Official Google Reader Blog - News, Tips and Tricks from the Reader team

A new Reader release

10/27/2005 06:02:00 PM
Posted by Jason Shellen, Product Manager

Earlier this week we pushed out a new release of Reader. Most of the changes are under the hood and should make for a faster, smoother experience. However, there were a few user interface tweaks too. My favorite is support for the space keyboard shortcut. In all browsers, pressing the space key moves down in the current page. Reader's addition to that is to advance to the next item if you're at the end of the current one. This means that you can read your entire reading list with just one finger press! I'm sure there is some sort of Pavlov's dog joke to be made here, but we can't take too much credit for the one-click advance, since it's been present in email clients for ages.

Here's a more complete list of other changes we've made:

  • Progress messages for most operations.
  • Usability tweaks when subscribing to feeds.
  • Stopped using "click here" for link text (thanks for reminding us Philipp).
  • Fixed OPML import issues for Newsgator users.
  • Fixed issues with item links in some Planet and Odeo feeds.
  • Fixed Firefox issue that made it eat up the entire CPU when loading items.

We plan on keeping the features and improvements going strong. Feedback = better Reader. Thanks for your help.

Greasemonkey Scripts

10/21/2005 07:51:00 AM
Posted by Mihai Parparita, Software Engineer

I've written my share of Greasemonkey scripts. I'm therefore very glad that in turn other people are writing their own scripts for Google Reader. We make no guarantees that we won't (inadvertedly) break them, but we'll certainly be looking at them for inspiration as to what our users want out of the application.

Get Google Reader scripts and more at the repository. To learn more about Greasemonkey and learn how to install scripts, check out the excellent Dive Into Greasemonkey.

Google Reader: Two weeks

10/21/2005 04:51:00 AM
Posted by Chris Wetherell, Software Engineer

First post! Everyone from the Google Reader team would like to say hello. (Say hello, everyone.)

(Everyone looks up while still typing.) "Hello, internet."

I'm lucky I got their attention - the last two weeks have been a whirlwind. Most products at Google see incredible attention whenever they're released and Reader followed this now familiar pattern:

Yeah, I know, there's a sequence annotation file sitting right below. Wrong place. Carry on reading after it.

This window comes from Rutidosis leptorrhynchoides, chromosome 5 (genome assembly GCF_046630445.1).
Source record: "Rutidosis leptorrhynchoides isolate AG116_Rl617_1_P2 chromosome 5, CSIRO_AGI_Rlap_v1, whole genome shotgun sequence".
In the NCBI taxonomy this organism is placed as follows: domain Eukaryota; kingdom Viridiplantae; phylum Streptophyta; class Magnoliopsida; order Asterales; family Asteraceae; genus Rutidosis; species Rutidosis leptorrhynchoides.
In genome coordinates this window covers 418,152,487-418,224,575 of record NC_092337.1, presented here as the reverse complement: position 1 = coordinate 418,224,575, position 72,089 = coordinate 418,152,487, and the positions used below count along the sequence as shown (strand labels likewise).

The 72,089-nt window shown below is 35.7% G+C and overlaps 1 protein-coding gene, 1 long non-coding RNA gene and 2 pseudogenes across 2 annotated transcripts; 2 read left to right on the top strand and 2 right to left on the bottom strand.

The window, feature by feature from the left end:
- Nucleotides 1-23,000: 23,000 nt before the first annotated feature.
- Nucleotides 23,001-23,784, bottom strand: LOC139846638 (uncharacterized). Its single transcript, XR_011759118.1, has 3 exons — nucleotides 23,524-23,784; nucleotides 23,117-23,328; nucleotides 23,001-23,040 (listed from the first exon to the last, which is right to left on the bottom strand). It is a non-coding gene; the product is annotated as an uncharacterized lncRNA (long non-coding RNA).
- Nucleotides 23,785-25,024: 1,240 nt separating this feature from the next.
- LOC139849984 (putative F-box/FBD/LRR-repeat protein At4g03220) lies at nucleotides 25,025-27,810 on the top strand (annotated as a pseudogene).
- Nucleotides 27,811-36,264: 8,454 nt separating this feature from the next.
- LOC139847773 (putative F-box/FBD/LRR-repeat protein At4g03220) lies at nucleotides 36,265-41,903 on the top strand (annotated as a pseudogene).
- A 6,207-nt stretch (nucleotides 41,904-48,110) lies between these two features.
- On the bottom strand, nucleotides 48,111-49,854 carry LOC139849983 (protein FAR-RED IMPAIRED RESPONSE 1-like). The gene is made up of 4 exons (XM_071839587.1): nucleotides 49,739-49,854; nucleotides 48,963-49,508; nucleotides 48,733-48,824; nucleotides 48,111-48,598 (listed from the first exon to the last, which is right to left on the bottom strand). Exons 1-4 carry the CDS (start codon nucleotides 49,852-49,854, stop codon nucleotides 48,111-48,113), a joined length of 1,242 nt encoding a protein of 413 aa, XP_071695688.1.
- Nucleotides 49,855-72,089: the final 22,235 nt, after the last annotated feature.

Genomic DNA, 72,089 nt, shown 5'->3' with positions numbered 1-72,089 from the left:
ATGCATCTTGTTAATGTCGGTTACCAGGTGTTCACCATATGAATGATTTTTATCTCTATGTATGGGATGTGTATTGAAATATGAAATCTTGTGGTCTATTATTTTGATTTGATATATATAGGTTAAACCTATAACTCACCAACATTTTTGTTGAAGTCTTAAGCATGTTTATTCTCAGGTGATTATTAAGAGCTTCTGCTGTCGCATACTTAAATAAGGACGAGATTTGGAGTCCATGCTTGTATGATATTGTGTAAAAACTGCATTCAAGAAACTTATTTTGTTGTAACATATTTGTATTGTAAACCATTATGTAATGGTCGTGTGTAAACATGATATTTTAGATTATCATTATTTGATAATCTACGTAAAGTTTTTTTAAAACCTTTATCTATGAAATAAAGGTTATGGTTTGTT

1. Speculation
  2. Deluge
  3. Feature requests

Given that some servers survived their newfound celebrity and that all of the team members are still breathing (just checked again) I'm willing to call this a remarkable success. Especially for a Labs launch of this scope and for an actual beta-level project. I'd like a recap now - which is as much for my benefit as yours since we've been heads-down for a bit.

Bellweather, labs

A small Labs effort can be used to gauge the amount of interest in Google helping in some area. Since Reader accounts number in the hundreds of thousands in only our first two weeks of being out there it seems fair to say that there is some. Demonstrated need drives development - so we think we can go ahead with many of our plans which have included more interfaces (the lens is just one of several planned approaches), better ways of recommending new things to you and performance bolstering.

Big kitchen? Big table.

Every few seconds or so there's a bit more of everything on the internet. Feeds reliably so. Reader is using Google's BigTable in order to create a haven for what is likely to be a massive trove of items. BigTable is a system for storing and managing very large amounts of structured data and Jeff Dean just gave a talk about it at the University of Washington and Andrew Hitchcock was nice enough to make a summary for those interested in an overview.

With a little help from the internet

Like many geeks, we love people tweaking, twisting, pushing a technology to be more useful in the ways that suit them best. Here's some recent favorites:

If you develop anything Reader-related drop us a line. We'd be happy to post about it here. We're excited to be making Reader - most of us slept overnight at the office during launch week. It's been an amazing experience.

We're curious about one thing, though, and maybe the developers of other feed reader projects can tell us about their experience when testing their products...

How do you stop from being distracted by, well, the whole internet? It's an endless divertimento - I mean, seriously, it just keeps coming...